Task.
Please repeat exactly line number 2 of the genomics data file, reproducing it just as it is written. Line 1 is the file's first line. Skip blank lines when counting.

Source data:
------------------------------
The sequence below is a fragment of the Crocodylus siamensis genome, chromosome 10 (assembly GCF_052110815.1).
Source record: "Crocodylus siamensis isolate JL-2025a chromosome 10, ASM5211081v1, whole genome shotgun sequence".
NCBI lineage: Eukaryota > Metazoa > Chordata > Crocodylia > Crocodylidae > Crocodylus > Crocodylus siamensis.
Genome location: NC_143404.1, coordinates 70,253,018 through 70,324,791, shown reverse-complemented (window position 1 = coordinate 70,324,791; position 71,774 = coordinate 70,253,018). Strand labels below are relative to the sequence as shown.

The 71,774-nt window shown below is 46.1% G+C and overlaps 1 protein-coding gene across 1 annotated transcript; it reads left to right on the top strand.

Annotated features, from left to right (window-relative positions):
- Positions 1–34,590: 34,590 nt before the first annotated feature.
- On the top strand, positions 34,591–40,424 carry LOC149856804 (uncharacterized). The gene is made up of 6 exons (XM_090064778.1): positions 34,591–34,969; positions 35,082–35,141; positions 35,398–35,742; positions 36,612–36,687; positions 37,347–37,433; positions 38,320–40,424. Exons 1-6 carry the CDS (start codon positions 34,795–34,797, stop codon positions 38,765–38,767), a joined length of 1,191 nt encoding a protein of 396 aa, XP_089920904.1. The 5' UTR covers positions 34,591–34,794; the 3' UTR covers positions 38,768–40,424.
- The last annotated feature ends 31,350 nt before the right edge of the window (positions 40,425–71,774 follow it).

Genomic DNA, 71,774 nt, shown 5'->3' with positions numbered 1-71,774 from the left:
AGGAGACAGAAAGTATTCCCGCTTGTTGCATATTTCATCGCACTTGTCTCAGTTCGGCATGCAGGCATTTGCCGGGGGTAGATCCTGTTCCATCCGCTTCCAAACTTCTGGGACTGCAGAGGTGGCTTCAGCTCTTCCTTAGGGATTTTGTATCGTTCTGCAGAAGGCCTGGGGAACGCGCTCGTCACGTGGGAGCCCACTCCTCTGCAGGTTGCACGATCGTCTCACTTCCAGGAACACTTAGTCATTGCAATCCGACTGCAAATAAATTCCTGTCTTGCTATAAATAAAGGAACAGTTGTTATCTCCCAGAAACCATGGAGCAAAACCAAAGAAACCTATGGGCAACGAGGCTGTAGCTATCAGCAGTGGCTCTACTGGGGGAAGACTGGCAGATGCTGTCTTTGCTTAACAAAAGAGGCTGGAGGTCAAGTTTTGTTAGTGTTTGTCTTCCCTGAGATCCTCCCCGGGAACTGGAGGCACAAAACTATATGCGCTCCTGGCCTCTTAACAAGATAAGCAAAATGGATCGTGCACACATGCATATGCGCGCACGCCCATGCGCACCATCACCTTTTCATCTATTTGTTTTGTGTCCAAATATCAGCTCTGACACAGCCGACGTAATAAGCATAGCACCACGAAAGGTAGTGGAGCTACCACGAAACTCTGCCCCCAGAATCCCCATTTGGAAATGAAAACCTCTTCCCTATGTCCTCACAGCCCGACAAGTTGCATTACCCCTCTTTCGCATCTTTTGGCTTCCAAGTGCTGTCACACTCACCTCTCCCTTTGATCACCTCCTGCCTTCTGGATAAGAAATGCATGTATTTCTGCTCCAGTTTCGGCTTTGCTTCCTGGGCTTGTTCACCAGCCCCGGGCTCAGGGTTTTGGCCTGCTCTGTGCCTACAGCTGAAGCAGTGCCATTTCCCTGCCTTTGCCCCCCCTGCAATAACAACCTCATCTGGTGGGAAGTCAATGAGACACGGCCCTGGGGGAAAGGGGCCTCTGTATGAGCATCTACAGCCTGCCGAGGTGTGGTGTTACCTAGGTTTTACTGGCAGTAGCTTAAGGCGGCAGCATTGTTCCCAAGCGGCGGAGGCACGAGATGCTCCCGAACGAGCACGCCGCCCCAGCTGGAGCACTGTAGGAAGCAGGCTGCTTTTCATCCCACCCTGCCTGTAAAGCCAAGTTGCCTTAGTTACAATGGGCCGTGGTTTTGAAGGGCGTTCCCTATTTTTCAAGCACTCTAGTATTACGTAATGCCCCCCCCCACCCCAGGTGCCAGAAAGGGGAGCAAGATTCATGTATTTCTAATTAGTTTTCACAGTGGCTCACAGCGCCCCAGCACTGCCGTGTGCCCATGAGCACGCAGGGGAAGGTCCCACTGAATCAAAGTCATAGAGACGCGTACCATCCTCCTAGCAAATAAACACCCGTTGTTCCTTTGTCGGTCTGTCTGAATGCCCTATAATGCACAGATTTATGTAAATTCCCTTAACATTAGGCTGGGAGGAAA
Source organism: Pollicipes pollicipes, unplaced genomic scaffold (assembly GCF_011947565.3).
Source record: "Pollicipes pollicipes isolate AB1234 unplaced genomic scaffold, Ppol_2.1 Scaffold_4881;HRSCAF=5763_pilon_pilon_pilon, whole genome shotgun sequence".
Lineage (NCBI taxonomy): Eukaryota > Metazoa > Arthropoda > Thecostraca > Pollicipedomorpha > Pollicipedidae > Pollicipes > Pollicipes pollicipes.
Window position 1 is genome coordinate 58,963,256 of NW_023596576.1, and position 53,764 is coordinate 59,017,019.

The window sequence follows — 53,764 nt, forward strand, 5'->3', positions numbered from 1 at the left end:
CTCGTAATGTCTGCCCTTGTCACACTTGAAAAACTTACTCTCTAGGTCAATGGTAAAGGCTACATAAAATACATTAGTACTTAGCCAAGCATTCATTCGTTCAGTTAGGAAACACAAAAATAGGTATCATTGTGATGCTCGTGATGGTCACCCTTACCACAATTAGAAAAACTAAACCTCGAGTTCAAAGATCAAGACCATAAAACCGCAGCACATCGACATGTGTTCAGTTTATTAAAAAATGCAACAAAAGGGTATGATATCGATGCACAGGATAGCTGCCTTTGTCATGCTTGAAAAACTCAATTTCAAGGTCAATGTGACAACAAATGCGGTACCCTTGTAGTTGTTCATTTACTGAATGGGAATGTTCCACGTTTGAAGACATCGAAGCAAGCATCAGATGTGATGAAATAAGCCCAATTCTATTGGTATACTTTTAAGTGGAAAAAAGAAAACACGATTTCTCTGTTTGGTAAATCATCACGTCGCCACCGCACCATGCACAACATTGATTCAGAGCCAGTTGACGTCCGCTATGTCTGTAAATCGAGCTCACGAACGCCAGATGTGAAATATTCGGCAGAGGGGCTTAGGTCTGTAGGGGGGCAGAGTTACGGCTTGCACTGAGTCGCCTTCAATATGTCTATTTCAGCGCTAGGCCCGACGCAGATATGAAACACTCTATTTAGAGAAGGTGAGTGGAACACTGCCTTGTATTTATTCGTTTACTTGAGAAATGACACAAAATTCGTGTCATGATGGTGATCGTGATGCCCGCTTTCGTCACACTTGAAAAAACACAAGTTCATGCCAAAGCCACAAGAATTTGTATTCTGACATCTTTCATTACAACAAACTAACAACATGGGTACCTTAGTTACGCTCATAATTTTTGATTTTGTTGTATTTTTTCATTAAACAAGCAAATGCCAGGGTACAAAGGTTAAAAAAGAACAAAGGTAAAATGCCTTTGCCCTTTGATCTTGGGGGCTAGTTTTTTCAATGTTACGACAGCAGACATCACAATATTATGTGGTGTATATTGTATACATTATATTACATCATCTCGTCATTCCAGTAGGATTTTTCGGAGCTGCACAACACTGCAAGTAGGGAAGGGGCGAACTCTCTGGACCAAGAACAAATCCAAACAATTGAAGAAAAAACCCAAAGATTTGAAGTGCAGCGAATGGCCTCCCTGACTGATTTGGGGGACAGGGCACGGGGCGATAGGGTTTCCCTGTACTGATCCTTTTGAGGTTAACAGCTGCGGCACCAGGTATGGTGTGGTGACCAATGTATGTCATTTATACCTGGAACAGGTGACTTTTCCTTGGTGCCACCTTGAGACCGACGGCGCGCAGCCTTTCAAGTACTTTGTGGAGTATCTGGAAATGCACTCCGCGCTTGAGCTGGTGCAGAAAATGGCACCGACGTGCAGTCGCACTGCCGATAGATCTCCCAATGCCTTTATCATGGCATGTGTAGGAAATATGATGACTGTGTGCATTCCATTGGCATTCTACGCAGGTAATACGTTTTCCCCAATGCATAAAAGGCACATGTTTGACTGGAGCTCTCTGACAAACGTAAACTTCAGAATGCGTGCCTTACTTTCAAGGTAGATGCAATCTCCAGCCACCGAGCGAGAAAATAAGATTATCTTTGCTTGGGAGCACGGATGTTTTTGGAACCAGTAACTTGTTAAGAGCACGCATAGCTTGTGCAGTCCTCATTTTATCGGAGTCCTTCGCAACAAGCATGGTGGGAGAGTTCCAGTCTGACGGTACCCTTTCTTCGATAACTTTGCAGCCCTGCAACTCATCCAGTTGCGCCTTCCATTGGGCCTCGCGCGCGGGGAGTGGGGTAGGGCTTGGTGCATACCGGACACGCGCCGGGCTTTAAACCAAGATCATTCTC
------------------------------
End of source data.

Source record: "Crocodylus siamensis isolate JL-2025a chromosome 10, ASM5211081v1, whole genome shotgun sequence".